In determining if a party is indispensable, the preliminary question is whether the presence of such party is essential under Rule 52.04(a). If the answer is in the negative, no further consideration need be given to the indispensability of that party. Bunting v. McDonnell Aircraft Corp., 522 S.W.2d 161, 169 (Mo. banc 1975). There is nothing to suggest that complete relief cannot be accorded to the parties now present, that the other judges claim an interest that will be impaired or impeded if they are not included in this case, or that the other judges have a claim that will subject the City to inconsistent obligations. The judges other than the presiding judge of the circuit court are not necessary parties. It follows that they are not indispensable parties.II.
Respondents argued before the court of appeals that notwithstanding the mandatory language of § 50.640, relators did not establish a "colorable claim" that the circuit court's estimates are reasonable and therefore discretion should be exercised to deny the writ of mandamus. The primary authority cited in support of their argument before the court of appeals was the sweeping language of State ex rel. Jacobsmeyer v. Thatcher, 338 Mo. 622, 92 S.W.2d 640, 643 (banc 1936):*476 [E]ven though a clear legal right has been established, the court must look to the large public interest concerned and should act in view of all existing facts and with due regard to the consequences which might result.... [W]here the result might bring about confusion and disorder, or be unreasonable or injurious to the public ... the court should deny the writ, irrespective of the question of clear legal right....
Respondents claim that including the $61,017,561.00 item for capital improvements would amount to 25% of the total current general revenues being allocated to the circuit court, as compared to 4% in the preceding fiscal year. The respondents argue that if they are required to reinstate the circuit court's budget estimate, then the City would be required to approve a budget bill that includes those estimates. The argument continues that while the proceedings are pending before the Judicial Finance Commission and subject to review by the Supreme Court, vital city services will be disrupted.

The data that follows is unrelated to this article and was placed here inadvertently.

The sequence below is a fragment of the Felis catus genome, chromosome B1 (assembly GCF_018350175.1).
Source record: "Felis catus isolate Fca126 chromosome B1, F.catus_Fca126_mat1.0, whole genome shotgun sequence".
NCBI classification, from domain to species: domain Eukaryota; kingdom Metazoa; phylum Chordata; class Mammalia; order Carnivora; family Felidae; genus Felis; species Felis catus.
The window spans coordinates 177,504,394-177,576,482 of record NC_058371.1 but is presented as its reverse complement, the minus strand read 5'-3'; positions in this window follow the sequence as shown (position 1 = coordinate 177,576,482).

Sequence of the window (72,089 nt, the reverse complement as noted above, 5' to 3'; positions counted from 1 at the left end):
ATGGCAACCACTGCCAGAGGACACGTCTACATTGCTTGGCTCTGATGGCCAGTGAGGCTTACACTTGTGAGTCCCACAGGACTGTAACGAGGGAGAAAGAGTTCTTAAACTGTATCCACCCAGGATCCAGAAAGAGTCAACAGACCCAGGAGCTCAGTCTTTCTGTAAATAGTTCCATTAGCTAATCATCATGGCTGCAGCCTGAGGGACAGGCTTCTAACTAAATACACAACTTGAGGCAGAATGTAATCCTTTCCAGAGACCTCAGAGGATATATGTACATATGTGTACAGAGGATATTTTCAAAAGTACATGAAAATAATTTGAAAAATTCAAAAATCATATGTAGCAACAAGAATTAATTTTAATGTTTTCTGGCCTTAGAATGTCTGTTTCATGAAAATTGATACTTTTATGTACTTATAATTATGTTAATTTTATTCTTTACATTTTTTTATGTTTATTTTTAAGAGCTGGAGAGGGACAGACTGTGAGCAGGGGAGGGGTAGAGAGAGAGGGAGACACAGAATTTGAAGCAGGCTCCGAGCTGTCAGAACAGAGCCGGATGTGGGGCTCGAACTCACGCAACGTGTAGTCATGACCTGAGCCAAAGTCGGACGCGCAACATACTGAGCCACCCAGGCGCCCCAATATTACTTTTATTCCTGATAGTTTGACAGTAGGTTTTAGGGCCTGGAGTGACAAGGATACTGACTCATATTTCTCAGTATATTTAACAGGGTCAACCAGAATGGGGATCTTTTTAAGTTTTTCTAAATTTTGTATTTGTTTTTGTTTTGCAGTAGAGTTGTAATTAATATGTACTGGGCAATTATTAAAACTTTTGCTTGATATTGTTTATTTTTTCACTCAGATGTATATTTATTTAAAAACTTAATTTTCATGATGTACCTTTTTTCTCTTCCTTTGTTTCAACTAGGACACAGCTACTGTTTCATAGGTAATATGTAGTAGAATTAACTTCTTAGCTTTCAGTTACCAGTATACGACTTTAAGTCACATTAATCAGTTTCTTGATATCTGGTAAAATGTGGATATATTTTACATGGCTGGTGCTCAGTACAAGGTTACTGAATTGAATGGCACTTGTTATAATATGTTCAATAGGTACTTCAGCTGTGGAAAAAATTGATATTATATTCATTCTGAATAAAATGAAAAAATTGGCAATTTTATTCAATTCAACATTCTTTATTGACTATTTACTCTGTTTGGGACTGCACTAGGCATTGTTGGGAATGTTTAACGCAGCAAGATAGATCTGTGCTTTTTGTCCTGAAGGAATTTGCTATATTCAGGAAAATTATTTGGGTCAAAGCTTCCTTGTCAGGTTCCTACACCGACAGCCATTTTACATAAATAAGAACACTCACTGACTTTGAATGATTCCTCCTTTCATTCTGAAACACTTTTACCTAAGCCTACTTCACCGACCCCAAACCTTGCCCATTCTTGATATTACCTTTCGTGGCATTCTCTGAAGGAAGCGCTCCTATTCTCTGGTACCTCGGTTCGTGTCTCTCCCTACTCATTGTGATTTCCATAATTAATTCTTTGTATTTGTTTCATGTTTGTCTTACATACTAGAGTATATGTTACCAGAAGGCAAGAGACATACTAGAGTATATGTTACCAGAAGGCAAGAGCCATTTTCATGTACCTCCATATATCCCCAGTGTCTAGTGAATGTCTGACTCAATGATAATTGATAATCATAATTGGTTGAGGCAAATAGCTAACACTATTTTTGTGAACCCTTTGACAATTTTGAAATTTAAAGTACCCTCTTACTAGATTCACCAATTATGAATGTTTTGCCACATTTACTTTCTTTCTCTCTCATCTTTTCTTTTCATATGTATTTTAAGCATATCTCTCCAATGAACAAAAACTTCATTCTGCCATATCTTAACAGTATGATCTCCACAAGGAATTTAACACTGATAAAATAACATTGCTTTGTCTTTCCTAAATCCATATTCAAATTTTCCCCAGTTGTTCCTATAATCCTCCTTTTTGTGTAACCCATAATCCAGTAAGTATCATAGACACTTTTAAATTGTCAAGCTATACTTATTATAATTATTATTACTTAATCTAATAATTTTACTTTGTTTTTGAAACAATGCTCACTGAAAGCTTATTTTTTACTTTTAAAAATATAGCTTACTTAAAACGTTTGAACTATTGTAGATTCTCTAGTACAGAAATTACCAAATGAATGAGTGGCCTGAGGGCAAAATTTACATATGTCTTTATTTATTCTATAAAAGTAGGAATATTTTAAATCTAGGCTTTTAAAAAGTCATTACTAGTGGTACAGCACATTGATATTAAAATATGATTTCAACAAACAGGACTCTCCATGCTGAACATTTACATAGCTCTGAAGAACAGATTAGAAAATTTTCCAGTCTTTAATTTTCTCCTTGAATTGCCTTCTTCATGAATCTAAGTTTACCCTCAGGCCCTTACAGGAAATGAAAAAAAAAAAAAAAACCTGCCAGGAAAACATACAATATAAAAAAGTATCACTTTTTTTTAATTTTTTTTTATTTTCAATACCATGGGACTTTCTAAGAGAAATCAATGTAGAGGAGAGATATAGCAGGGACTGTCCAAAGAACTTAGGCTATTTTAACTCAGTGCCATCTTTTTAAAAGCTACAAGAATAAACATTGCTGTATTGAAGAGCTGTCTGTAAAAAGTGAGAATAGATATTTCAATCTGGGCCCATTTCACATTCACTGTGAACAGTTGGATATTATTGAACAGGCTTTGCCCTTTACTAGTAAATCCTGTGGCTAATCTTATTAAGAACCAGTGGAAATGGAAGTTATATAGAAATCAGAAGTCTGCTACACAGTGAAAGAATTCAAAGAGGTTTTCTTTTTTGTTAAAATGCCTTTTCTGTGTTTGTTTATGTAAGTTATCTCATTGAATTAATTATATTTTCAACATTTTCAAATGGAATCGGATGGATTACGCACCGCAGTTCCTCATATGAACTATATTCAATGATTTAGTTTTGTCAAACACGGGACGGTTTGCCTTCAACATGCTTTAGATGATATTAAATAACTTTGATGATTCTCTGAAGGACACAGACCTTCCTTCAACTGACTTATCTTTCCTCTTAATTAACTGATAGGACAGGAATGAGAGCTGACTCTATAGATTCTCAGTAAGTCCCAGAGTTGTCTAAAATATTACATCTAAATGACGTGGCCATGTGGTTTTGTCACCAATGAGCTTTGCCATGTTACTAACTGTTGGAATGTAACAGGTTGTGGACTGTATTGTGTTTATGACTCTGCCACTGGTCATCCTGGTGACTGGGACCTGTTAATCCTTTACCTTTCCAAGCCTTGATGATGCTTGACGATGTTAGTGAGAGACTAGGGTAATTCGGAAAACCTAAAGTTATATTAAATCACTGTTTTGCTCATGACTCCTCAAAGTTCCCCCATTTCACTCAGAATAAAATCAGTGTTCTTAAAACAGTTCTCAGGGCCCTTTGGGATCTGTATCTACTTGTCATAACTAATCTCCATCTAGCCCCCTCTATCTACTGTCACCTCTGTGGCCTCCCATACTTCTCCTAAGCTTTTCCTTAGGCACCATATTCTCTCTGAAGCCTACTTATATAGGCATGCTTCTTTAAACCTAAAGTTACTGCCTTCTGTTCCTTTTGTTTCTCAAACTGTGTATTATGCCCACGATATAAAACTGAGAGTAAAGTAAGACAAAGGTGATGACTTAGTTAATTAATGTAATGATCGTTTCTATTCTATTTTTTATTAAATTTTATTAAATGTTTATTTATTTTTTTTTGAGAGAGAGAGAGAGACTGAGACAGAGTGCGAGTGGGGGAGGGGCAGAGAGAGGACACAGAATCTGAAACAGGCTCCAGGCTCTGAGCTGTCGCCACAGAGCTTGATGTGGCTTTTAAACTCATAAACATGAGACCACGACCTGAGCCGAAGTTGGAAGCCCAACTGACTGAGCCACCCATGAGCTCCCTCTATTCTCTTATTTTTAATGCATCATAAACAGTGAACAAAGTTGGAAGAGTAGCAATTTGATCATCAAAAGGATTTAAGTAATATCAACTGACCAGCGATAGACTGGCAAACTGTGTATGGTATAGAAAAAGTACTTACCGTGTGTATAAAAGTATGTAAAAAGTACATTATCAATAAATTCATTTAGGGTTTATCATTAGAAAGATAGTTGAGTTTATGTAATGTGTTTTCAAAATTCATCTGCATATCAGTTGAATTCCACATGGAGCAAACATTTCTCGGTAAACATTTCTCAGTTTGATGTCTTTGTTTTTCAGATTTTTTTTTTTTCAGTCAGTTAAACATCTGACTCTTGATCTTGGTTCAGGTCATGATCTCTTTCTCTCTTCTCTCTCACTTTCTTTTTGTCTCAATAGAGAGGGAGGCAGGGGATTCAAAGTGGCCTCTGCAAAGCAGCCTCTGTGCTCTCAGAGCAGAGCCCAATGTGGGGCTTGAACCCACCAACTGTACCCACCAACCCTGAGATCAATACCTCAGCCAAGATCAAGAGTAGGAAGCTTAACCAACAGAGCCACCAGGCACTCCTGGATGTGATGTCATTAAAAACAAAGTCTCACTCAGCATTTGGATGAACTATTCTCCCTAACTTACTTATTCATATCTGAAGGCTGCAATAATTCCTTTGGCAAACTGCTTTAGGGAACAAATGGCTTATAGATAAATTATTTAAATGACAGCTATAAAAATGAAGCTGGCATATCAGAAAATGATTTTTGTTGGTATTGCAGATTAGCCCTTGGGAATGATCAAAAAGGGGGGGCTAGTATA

What the argument overlooks is that a petition for review under § 50.640.2 could have been filed at any time after the budget estimates were presented in March of 1991. The fiscal year did not begin until July 1, 1991, well after the budget estimates were in the hands of city officials. For reasons that are not clear, the City failed to seek early review of the reasonableness of the estimates before the Judicial Finance Commission. The Judicial Finance Commission is mandated to act immediately to resolve the disputed items and "to the maximum extent practicable, shall resolve the dispute prior to the beginning of the fiscal year in question." § 50.640.2, RSMo 1896. That procedure has proven to be very effective in settling disputes between circuit courts and the governing bodies. Since its creation in 1982, forty-three petitions for review have been filed. Only three have resulted in review by this Court. See Bosley v. Berra, 688 S.W.2d 353 (Mo. banc 1985); In re 1984 Budget for the Circuit Court of St. Louis County, 687 S.W.2d 896 (Mo. banc 1985); and In re 1983 Budget for the Circuit Court of St. Louis County, 665 S.W.2d 943 (Mo. banc 1984).